this post is a summary of our talk and a link to our presentation. a roadmap on the other hand is a document intended to communicate the strategic direction of the company — what are our goals, what are our outcomes, and how will we win in the market. the goal of any feature you ship to a customer should be to change the customer’s behavior in a measurable and positive way. a product strategy is a decision making framework that teams use to make decisions over time in order to achieve the product vision. as marty cagan observes, teams need to have deep knowledge of the customer, the data, and the market in order to solve the problems of customers, and create products that are valuable, usable, feasible, and viable.
having a strategic framework to use to measure success allows empowered and cross-functional product teams to iterate on features and solve problems until the desired objectives are met. the people best placed in a company to be able achieve outcomes and goals are those building the features and those closest to the customers. usually listing time horizons in terms of current, next and future is the way to go. you have to manage by objectives, and get out of the way. go slowly, make lots of small changes over time, and above all create alignment around a shared vision of the product using your roadmaps!
a product roadmap is a key communication tool for product owners and product managers, as to how we will strategically plan and progress towards our product vision. a problem i see with many agile teams working in complex product environments is is they jump down a level too quickly from the product vision. if you are working with a highly mature product in a stable market, then yes, a feature-based product roadmap will work. the release plan makes more sense when it maps back to outcome-based product roadmaps.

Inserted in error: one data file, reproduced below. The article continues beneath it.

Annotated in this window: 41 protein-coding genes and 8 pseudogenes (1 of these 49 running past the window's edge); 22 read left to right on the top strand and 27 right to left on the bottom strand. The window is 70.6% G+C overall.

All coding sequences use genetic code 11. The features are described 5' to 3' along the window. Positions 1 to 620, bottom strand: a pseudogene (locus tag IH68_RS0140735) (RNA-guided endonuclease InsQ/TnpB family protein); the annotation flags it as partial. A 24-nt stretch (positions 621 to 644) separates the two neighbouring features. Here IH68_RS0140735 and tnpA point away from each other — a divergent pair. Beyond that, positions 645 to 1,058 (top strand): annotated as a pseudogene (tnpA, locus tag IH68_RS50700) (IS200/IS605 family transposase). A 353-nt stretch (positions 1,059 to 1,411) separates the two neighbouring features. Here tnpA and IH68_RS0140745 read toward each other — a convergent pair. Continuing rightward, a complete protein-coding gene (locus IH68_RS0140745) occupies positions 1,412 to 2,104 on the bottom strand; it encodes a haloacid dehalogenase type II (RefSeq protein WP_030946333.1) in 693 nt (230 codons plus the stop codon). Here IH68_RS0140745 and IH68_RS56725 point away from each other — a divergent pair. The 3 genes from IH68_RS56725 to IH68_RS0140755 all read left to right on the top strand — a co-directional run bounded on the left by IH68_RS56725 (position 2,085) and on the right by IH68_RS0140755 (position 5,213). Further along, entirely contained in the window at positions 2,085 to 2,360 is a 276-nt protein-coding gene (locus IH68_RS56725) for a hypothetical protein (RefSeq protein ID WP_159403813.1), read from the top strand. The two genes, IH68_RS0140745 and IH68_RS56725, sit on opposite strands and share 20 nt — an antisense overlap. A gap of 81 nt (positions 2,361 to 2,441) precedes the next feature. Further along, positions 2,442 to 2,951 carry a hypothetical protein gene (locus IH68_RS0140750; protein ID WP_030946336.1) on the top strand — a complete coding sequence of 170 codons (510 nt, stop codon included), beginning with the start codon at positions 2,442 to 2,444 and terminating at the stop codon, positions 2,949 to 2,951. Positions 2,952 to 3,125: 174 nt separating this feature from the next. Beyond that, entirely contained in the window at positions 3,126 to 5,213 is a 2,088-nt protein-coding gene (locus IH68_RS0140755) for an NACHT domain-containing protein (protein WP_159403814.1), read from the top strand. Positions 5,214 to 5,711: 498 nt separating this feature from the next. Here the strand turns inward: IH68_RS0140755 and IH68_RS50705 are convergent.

user stories and story-map-type release plans will start working as intended when they map back to outcome-based product roadmaps. in an agile environment, our product roadmaps should focus on the problem space (missions, themes, problems to solve, outcomes), rather than the solution space (features). in my context, my preference is to use quarters and timespans because this resonates more than “now, next, later”, and i just call it a more vanilla goals and success metrics, rather than okrs, but i believe the principles are the exact same. the product managers and teams i work with like this concept, however, it is challenging to measure success in this way. an outcome-based product roadmap is a good way to begin that conversation.
the outcome based roadmap what our vision and goals are what outcomes we’d like to outcome-based product roadmaps. in an agile environment, our product roadmaps should focus an outcome-based roadmap sounds like a good idea. instead of a long list of context-free features and, outcome based roadmap examples, outcome based roadmap examples, outcome-based product roadmap example, outcome based product roadmap template, feature-less roadmap.
outcome-driven roadmapping: the secret to a focused product strategy. heather mccloskey. vp of marketing at outcome-based roadmaps provide: visibility while enabling the team to prioritize and plan based escape from the feature roadmap to outcome-driven development but when your teams have, agile outcome based model, outcome-based strategy, outcome-based development, goal based roadmap
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